Stability Analysis of Competing Insect Species for a Single ResourceReport as inadecuate




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Journal of Applied Mathematics - Volume 2014 2014, Article ID 285350, 14 pages -

Research Article

African Insect Science for Food and Health icipe, P.O. Box 30772-00100, Nairobi, Kenya

Department of Mathematics, University of Dar es Salaam, P.O. Box 35062, Dar es Salaam, Tanzania

CHIESA Project, African Insect Science for Food and Health icipe, P.O. Box 30772-00100, Nairobi, Kenya

Unité de Recherche IRD 072, Laboratoire Evolution, Génomes et Spéciation, UPR 9034, 22 CNRS, 91198 Gif-Yvette, France

Université Paris-Sud 11, 91405 Orsay, France

Received 22 February 2014; Accepted 12 June 2014; Published 6 July 2014

Academic Editor: Carlos Conca

Copyright © 2014 Sizah Mwalusepo et al. This is an open access article distributed under the Creative Commons Attribution License, which permits unrestricted use, distribution, and reproduction in any medium, provided the original work is properly cited.

Abstract

The models explore the effects of resource and temperature on competition between insect species. A system of differential equations is proposed and analysed qualitatively using stability theory. A local study of the models is performed around axial, planar, and interior equilibrium points to successively estimate the effect of i one species interacting with a resource, ii two competing species for a single resource, and iii three competing species for a single resource. The local stability analysis of the equilibrium is discussed using Routh-Hurwitz criteria. Numerical simulation of the models is performed to investigate the sensitivity of certain key parameters. The models are used to predict population dynamics in the selected cases studied. The results show that when a single species interacts with a resource, the species will be able to establish and sustain a stable population. However, in competing situation, it is observed that the combinations of three parameters half-saturation, growth rate, and mortality rate determine which species wins for any given resource. Moreover, our results indicate that each species is the superior competitor for the resource for the range of temperature for which it has the lowest equilibrium resource.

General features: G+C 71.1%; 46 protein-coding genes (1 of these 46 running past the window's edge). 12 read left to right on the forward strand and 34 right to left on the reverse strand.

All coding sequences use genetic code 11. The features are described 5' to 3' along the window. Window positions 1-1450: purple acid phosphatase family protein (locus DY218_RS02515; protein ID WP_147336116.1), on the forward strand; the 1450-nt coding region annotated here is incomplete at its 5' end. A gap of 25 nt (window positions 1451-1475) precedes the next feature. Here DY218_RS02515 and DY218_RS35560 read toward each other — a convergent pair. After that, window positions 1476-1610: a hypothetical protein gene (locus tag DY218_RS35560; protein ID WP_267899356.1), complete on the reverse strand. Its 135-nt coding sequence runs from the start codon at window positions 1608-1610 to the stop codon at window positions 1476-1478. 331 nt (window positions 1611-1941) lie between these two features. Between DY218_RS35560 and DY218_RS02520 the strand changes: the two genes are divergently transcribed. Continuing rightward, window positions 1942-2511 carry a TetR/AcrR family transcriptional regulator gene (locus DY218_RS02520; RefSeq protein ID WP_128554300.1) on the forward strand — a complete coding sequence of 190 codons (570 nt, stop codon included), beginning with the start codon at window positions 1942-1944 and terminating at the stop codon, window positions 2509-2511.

Author: Sizah Mwalusepo, Henri E. Z. Tonnang, Estomih S. Massawe, Tino Johansson, and Bruno Pierre Le Ru

Source: https://www.hindawi.com/



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